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I've got that model. It doesn't group quite as well as my 1976 Canadian Centennial 94 with the 26" octagon barrel... and some previous owner put a weird tall rear sight on it. It shoots about 10" high at 100yds. Finding the correct sight, or one that will work and not look goofy is on my list of things to do. Or, I might put a tang sight on it, I don't know.
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Old September 2, 2020, 12:32 PM   #8
44 AMP
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As far as I can find out, Winchester only made the "NRA Musket" (NRA Centennial) one year, 1971, the 100th year of the NRA.

They called it a musket, not because it was one, but because it resembled the earlier "musket" versions of their rifles, with the long barrel and full length wood. It had the NRA Centennial medallion in the stock.

Winchester made a lot of different "commemoratives" some of them are of no special value, simply because they made thousands of them.

Unfired, in the box with all original papers, they're worth a bit. Fired, or without the box and papers, they're barely worth more than the standard rifles, 10%, MAYBE, if that.
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Old September 2, 2020, 03:24 PM   #9
reloder56
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I have the "other" Winchester NRA commemorative rifle issued in tandem with the NRA Musket. Mine is the "NRA Sporting Rifle", which is nothing more than a blinged Model 64 .30-30. I removed the rear bckhorn sight assembly and installed a Lyman LA-66 receiver sight and use it for deer hunting. I bought it used from a local gun shop decades ago, no box, no papers, etc. 44 AMP is correct when he states that value as a collectors item is greatly diminished without box and documentation. To me, it's just another deer rifle.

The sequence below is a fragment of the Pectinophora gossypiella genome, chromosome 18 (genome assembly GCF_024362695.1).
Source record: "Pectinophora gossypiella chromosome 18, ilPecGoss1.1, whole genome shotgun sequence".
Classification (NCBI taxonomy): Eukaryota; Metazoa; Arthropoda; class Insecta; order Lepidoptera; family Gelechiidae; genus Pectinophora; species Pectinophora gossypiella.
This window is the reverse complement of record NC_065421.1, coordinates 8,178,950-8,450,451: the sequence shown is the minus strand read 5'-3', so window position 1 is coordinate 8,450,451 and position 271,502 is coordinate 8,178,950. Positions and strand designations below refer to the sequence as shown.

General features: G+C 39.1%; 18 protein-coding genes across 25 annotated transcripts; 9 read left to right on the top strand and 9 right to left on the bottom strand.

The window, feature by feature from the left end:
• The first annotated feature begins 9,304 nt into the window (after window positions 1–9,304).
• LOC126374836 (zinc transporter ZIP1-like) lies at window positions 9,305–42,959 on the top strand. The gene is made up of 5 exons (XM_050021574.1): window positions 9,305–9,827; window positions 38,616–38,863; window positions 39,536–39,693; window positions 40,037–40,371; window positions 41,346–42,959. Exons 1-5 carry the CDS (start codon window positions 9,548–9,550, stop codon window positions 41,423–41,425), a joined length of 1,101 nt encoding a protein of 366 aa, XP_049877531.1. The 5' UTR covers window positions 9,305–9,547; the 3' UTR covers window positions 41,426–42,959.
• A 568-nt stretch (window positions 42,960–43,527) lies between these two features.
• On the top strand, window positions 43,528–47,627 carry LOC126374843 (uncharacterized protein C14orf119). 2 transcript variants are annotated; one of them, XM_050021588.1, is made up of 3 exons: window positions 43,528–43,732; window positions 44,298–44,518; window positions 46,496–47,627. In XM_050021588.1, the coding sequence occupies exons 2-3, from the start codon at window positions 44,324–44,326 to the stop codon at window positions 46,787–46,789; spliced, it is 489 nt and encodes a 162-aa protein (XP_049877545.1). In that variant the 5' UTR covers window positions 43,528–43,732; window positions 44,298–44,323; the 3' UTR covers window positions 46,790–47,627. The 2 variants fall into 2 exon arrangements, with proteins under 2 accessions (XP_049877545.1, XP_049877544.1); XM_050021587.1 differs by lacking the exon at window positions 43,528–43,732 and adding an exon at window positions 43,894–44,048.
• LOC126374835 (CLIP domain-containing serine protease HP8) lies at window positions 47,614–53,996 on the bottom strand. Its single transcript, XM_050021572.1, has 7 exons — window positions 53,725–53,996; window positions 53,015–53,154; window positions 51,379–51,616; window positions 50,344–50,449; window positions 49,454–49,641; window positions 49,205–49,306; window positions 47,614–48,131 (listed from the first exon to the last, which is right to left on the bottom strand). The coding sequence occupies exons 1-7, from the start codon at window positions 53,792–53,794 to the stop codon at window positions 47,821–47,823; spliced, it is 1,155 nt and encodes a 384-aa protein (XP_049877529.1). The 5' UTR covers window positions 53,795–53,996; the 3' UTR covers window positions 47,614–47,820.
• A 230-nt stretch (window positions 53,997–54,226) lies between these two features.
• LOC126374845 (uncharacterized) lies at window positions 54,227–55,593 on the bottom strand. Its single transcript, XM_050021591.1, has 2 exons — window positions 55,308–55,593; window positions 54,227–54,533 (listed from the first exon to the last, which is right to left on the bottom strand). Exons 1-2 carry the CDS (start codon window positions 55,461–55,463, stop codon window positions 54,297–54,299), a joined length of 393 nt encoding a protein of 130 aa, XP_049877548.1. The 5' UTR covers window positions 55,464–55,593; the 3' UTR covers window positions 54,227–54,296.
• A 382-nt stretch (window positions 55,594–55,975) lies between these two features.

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Old September 2, 2020, 09:59 PM   #10
NuJudge
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I have one that Winchester presented to my father that year, with a plate inset into the right side of the butt. Actually, it looks like a very well made piece. I'll never shoot it.
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Old September 19, 2020, 07:44 AM   #11
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When referring to the Winchester model 94, we often hear pre 64 and post 64. Most of this refers to the receivers being forged from steel with the pre 64 models and alloy ‘mystery metals’ for post 64 models.

I just learned something new from this gun digest article. With the introduction of the angle eject models in 1983, Winchester returned to the forged steel receivers all the way till the end of their production in 2006. I guess that explains why the bluing on my 1989 model 94 is still pristine 30 years later.

I have heard more than once that the model 94 from the mid-1990s through the end of its production in 2006 are arguably the best model 94s ever made for various reasons.

https://gundigest.com/more/classic-g...r-94-receivers